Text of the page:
My suggestion:  buy Apple stock. Hope Apple does what Einhorn suggest, but understand the value will not change materially either way. Einhorn's plan just forces the issue faster, and again, that one other thing...  

Put another way, this "forces" the market to "see" the value of Apple's cash. Interestingly, however, it fails to force the market to see the value of AAPL common, which should be showing a P/E far, far higher than the miserable 10 it presently shows. If Apple had a P/E of 20 (compared, say, to Google's P/E of 24), it would be worth $900/share, or considerably more than the $460+$300/share you've calculated it to be.

 

Also interestingly, the possibility of Apple being valued at a P/E of 20 is considerably decreased by issuing more shares.

 

From my point of view, this is all about smart, impatient people trying to take advantage of a larger than normal correction in AAPL which is the simple result of a larger than normal bump in AAPL value (to $705/share) earlier last year. I have nothing per se against this plan, but I'd prefer to wait a year or two and see if the P/E levels out all on its own.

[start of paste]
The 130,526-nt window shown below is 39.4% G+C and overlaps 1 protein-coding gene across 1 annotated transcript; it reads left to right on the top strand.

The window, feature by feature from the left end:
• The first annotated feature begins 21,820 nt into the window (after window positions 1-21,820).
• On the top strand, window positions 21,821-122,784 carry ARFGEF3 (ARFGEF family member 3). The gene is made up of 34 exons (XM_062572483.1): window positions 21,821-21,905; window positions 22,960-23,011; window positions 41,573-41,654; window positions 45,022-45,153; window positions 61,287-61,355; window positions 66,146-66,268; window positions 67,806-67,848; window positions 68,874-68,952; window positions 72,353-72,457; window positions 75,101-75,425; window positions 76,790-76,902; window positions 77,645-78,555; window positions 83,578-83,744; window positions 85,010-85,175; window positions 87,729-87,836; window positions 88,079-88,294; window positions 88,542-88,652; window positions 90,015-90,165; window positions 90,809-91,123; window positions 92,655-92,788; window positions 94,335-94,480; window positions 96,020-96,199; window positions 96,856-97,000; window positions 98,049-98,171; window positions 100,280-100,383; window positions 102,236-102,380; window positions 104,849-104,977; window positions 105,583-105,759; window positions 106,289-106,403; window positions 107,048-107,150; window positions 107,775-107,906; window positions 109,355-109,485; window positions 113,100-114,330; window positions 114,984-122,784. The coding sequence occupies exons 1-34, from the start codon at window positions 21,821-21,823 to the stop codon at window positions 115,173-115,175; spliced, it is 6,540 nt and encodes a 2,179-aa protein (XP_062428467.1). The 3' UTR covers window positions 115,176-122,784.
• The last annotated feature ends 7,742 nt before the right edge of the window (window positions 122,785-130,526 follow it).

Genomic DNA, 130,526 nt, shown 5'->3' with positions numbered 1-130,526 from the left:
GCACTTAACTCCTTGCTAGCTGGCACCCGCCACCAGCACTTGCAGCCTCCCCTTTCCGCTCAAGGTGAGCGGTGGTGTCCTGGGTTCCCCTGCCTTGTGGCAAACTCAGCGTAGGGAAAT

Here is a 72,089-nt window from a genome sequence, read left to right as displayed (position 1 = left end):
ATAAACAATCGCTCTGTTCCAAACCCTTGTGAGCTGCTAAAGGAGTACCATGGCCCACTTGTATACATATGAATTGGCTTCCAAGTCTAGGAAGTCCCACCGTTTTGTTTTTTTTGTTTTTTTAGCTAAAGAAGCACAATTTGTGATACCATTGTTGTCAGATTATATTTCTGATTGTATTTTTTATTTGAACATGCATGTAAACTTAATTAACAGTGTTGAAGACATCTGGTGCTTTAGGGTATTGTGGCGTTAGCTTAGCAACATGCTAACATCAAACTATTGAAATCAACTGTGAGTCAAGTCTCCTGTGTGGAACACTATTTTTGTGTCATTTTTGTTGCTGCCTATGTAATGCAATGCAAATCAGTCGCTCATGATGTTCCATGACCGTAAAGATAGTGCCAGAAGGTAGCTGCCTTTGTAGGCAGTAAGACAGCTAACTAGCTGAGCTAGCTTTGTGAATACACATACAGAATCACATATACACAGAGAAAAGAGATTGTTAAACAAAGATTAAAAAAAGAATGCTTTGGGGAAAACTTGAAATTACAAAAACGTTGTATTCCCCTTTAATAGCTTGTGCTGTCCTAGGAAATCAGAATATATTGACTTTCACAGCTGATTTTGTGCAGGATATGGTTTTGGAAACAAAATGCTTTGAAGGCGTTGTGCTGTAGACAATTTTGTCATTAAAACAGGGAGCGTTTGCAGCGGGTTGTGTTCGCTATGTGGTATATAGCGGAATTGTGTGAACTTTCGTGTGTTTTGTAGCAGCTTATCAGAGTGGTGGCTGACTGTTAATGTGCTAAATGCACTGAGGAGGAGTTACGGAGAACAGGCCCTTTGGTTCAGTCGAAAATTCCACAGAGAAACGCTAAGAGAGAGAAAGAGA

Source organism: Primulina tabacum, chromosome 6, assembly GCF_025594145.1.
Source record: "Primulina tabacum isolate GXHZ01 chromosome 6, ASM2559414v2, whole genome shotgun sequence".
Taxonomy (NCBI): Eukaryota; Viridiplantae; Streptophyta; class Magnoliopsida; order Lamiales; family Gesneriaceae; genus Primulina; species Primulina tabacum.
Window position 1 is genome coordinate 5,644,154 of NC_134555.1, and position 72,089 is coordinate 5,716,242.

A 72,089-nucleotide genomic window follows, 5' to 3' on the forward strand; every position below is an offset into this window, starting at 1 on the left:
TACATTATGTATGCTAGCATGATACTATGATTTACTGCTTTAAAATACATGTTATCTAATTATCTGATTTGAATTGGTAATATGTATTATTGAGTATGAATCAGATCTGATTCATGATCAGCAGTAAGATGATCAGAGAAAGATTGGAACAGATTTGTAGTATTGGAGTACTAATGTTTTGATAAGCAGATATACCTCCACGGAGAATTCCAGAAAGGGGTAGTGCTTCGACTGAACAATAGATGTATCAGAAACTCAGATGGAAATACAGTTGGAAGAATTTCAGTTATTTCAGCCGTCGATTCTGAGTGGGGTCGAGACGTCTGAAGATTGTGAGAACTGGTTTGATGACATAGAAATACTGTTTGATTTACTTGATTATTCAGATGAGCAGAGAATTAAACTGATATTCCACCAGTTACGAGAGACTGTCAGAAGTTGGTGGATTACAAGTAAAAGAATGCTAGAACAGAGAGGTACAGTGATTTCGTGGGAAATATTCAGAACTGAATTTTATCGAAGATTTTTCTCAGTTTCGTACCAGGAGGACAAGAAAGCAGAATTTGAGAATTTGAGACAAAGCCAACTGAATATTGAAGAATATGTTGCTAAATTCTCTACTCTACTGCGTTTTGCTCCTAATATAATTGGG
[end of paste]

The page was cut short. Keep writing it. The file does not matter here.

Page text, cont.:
post #22 of 91
@applesupertramp:

Your whole argument depends on the market assigning a P/E to the shriveled AAPL common of 10.
The market has been consistently irrational in valuing AAPL for a long time. Why do you think that will change now?
post #23 of 91
Quote:
Originally Posted by Apple ][ View Post

I'm not going to offer an opinion on this, as quite frankly, I will freely admit that I am clueless about it, and I don't possess the necessary knowledge in order to have an informed opinion at the moment. 

 

I just want to see AAPL getting back on it's path to $1,000.


Ach, don't be so modest. "I am clueless about that." You are wasting words. It should read "I am clueless" .... and then they will hear the applause in Shanghai !

post #24 of 91
Quote:
Originally Posted by AppleGreen View Post